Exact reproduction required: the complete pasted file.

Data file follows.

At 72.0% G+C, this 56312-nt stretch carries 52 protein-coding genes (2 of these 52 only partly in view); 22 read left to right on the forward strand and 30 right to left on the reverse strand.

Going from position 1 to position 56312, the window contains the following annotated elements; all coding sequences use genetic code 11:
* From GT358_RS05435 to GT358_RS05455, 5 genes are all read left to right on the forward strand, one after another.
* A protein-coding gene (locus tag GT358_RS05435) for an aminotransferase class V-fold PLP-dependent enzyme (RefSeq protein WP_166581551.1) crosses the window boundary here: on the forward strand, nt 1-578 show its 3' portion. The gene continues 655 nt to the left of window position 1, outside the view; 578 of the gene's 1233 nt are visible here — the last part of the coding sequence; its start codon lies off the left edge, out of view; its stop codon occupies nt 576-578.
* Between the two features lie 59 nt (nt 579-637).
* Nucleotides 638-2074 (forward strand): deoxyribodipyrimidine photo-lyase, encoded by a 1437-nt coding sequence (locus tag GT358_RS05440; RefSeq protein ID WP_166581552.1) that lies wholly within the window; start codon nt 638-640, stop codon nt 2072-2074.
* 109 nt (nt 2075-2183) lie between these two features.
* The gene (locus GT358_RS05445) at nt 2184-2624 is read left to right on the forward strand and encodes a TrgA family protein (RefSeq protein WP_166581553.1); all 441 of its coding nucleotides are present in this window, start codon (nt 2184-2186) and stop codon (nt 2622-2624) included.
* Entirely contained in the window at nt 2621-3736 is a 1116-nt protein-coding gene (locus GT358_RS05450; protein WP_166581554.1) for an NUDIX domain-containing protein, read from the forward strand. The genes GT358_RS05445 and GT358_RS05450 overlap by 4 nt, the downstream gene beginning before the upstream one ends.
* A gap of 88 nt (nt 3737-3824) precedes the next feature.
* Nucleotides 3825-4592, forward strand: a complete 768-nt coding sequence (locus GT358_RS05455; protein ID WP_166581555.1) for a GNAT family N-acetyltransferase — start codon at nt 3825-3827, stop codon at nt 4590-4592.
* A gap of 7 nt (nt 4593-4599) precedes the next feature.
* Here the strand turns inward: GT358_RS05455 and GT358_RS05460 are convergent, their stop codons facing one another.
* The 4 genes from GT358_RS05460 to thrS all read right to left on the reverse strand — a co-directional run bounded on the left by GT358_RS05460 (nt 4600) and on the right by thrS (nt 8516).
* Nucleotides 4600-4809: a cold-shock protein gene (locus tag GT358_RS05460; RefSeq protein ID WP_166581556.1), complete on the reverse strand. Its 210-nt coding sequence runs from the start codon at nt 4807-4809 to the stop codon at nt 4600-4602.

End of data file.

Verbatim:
At 72.0% G+C, this 56312-nt stretch carries 52 protein-coding genes (2 of these 52 only partly in view); 22 read left to right on the forward strand and 30 right to left on the reverse strand.

Going from position 1 to position 56312, the window contains the following annotated elements; all coding sequences use genetic code 11:
* From GT358_RS05435 to GT358_RS05455, 5 genes are all read left to right on the forward strand, one after another.
* A protein-coding gene (locus tag GT358_RS05435) for an aminotransferase class V-fold PLP-dependent enzyme (RefSeq protein WP_166581551.1) crosses the window boundary here: on the forward strand, nt 1-578 show its 3' portion. The gene continues 655 nt to the left of window position 1, outside the view; 578 of the gene's 1233 nt are visible here — the last part of the coding sequence; its start codon lies off the left edge, out of view; its stop codon occupies nt 576-578.
* Between the two features lie 59 nt (nt 579-637).
* Nucleotides 638-2074 (forward strand): deoxyribodipyrimidine photo-lyase, encoded by a 1437-nt coding sequence (locus tag GT358_RS05440; RefSeq protein ID WP_166581552.1) that lies wholly within the window; start codon nt 638-640, stop codon nt 2072-2074.
* 109 nt (nt 2075-2183) lie between these two features.
* The gene (locus GT358_RS05445) at nt 2184-2624 is read left to right on the forward strand and encodes a TrgA family protein (RefSeq protein WP_166581553.1); all 441 of its coding nucleotides are present in this window, start codon (nt 2184-2186) and stop codon (nt 2622-2624) included.
* Entirely contained in the window at nt 2621-3736 is a 1116-nt protein-coding gene (locus GT358_RS05450; protein WP_166581554.1) for an NUDIX domain-containing protein, read from the forward strand. The genes GT358_RS05445 and GT358_RS05450 overlap by 4 nt, the downstream gene beginning before the upstream one ends.
* A gap of 88 nt (nt 3737-3824) precedes the next feature.
* Nucleotides 3825-4592, forward strand: a complete 768-nt coding sequence (locus GT358_RS05455; protein ID WP_166581555.1) for a GNAT family N-acetyltransferase — start codon at nt 3825-3827, stop codon at nt 4590-4592.
* A gap of 7 nt (nt 4593-4599) precedes the next feature.
* Here the strand turns inward: GT358_RS05455 and GT358_RS05460 are convergent, their stop codons facing one another.
* The 4 genes from GT358_RS05460 to thrS all read right to left on the reverse strand — a co-directional run bounded on the left by GT358_RS05460 (nt 4600) and on the right by thrS (nt 8516).
* Nucleotides 4600-4809: a cold-shock protein gene (locus tag GT358_RS05460; RefSeq protein ID WP_166581556.1), complete on the reverse strand. Its 210-nt coding sequence runs from the start codon at nt 4807-4809 to the stop codon at nt 4600-4602.